While your feet may not seem like the top priority during pregnancy, they undergo changes just like the rest of your body. In fact, since pregnancy and foot problems go hand in hand, it is important to take care of your feet during your pregnancy. Read on to find out ways you can give your feet the TLC they need.
As your fetus grows in size, your body—including your feet—change to accommodate its development. Both overall weight gain and shifts in how you carry your weight put added stress on your feet during pregnancy.
Moreover, pregnancy hormones such as estrogen and relaxin are released to relax the joints and pelvis, accommodating the delivery of your baby. But these hormones also loosen your foot ligaments, causing your feet to expand. Due to these changes, pregnancy is associated with swollen feet and ankles, flattened arches, and increased shoe size.
The American Podiatric Medical Association describes the changes to your pregnant feet as follows:
“Increased weight puts more pressure on the foot, the arch flattens a bit, and the foot elongates. Just a quarter-inch increase in foot length is enough to prompt a change in shoe size.”
Changes to your arches and foot size usually only occur during your first pregnancy. In other words, you probably won’t increase a shoe size during your subsequent pregnancies.
Changes in your feet can cause added discomfort. Here are some ways to alleviate foot discomfort during pregnancy:
Foot exercises can also help reduce swelling:
If you experience severe swelling in your feet and ankles that moves towards your upper extremities, see a doctor. This can be a sign of pre-eclampsia, a serious condition in which high blood pressure and protein in the urine develop later in the pregnancy (usually after the 20th week).
Flattened arches can prove to be an enduring problem that develops during pregnancy. But this is also one of the most common foot problems after pregnancy, even after you lose weight.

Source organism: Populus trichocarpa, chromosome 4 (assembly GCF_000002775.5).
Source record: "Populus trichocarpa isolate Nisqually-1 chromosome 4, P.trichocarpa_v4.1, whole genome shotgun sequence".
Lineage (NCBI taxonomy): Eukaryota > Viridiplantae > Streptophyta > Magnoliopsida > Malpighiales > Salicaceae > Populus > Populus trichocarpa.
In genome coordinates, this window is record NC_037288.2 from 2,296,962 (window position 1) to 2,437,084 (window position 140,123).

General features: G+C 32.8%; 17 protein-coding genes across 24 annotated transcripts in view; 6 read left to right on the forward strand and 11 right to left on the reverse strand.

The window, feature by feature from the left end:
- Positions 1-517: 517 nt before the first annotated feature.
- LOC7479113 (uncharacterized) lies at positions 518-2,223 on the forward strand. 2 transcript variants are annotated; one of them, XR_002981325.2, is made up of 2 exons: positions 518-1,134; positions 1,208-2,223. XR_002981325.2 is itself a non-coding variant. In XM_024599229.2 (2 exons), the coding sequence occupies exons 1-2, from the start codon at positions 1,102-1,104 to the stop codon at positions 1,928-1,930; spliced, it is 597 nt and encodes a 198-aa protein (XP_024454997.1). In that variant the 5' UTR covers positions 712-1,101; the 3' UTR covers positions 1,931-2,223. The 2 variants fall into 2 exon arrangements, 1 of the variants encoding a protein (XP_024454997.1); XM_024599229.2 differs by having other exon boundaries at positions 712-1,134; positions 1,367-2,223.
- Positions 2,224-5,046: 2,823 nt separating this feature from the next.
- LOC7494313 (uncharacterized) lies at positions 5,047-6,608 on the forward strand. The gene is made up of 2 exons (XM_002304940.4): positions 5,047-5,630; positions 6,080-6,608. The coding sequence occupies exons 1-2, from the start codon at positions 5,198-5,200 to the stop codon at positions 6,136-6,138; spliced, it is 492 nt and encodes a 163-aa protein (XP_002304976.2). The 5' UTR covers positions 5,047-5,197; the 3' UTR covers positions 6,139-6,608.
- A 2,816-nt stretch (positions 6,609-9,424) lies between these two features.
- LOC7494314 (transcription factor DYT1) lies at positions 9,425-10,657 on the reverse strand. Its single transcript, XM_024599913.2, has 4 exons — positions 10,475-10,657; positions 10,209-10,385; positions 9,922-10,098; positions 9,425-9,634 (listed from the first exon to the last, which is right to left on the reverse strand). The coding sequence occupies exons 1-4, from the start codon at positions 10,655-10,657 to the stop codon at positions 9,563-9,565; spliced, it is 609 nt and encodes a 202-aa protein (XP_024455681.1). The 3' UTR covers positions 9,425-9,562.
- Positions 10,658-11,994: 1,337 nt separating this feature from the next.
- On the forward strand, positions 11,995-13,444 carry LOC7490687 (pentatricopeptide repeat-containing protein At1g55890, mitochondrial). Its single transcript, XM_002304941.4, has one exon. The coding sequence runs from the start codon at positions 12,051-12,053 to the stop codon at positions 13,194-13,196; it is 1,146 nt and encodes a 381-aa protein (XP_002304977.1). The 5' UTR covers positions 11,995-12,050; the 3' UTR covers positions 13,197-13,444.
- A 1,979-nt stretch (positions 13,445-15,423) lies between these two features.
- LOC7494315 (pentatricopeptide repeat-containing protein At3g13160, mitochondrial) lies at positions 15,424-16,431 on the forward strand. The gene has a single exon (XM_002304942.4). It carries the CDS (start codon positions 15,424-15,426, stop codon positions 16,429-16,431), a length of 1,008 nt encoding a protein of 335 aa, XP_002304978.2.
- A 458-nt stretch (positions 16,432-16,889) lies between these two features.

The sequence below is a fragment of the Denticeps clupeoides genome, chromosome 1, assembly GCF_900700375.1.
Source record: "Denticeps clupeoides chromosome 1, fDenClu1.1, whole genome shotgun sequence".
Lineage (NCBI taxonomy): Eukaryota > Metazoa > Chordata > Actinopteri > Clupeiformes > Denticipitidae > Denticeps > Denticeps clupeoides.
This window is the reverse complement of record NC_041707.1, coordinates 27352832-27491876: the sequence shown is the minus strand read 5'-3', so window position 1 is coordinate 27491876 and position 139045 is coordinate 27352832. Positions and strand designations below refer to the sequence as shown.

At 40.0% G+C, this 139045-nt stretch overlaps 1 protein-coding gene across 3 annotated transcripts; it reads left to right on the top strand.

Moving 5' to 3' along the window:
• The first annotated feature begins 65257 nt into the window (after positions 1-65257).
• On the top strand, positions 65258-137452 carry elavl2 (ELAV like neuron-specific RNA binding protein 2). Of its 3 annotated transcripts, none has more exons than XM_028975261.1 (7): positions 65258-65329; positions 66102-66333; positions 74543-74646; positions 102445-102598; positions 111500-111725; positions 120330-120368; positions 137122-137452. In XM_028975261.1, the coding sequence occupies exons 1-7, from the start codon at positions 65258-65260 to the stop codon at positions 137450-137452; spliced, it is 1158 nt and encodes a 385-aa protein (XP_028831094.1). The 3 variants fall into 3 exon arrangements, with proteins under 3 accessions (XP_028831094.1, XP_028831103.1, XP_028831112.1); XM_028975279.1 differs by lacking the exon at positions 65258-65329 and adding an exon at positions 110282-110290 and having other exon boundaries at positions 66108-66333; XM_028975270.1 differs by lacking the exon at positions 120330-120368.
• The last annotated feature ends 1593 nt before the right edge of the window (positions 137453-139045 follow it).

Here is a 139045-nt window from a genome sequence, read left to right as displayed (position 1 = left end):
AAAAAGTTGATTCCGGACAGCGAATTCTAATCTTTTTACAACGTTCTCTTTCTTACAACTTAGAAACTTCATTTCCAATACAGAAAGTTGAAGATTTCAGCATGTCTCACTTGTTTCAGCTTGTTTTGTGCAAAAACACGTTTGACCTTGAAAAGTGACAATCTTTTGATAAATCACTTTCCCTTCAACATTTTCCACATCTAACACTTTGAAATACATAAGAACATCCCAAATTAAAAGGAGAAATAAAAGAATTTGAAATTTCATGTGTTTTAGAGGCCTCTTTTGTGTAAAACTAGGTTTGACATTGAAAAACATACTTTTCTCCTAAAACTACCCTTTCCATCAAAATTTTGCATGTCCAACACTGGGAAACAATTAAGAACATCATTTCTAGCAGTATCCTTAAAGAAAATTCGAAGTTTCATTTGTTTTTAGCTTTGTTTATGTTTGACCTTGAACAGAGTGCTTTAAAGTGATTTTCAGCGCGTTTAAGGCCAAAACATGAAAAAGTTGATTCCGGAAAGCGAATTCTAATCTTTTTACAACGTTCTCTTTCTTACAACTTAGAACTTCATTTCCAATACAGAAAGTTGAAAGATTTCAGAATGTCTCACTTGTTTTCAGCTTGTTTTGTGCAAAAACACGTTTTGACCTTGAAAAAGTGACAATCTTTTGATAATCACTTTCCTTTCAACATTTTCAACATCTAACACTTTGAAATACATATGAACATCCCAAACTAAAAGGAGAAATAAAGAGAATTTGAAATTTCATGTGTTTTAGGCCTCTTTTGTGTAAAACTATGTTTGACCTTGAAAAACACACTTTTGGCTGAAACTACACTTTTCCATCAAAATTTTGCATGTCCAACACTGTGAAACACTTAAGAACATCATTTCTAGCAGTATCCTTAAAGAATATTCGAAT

Scientific research has proven that “pregnancy appears to be associated with a persistent loss of arch height and rigidity as well as greater arch drop and foot lengthening,” particularly during the first pregnancy. Researchers at the University of Iowa found that “these changes in the feet could potentially contribute to the increased risk for subsequent musculoskeletal disorders in women,” such as increased pronation and excessive stress on the hips and knees.
The same team of researchers posited that “the use of inexpensive, well-tolerated and widely available arch supporting orthoses during pregnancy could potentially protect the long-term musculoskeletal health of women.” They called for more research on the topic, but their recommendations demonstrate that orthotic insoles can provide the necessary relief and support that your pregnant feet need.
In addition to the common problems related with pregnant feet noted above, it's important to know that your feet will likely grow when you are pregnant as well. Here are some feet changes to expect.
Your feet will change by a half size or more during pregnancy. This increase in foot size is caused by the increase of the hormones estrogen and relaxin during your pregnancy. These hormones are released to relax your joints and pelvis to accommodate childbirth, but they also loosen the ligaments in your foot, causing them to expand and grow.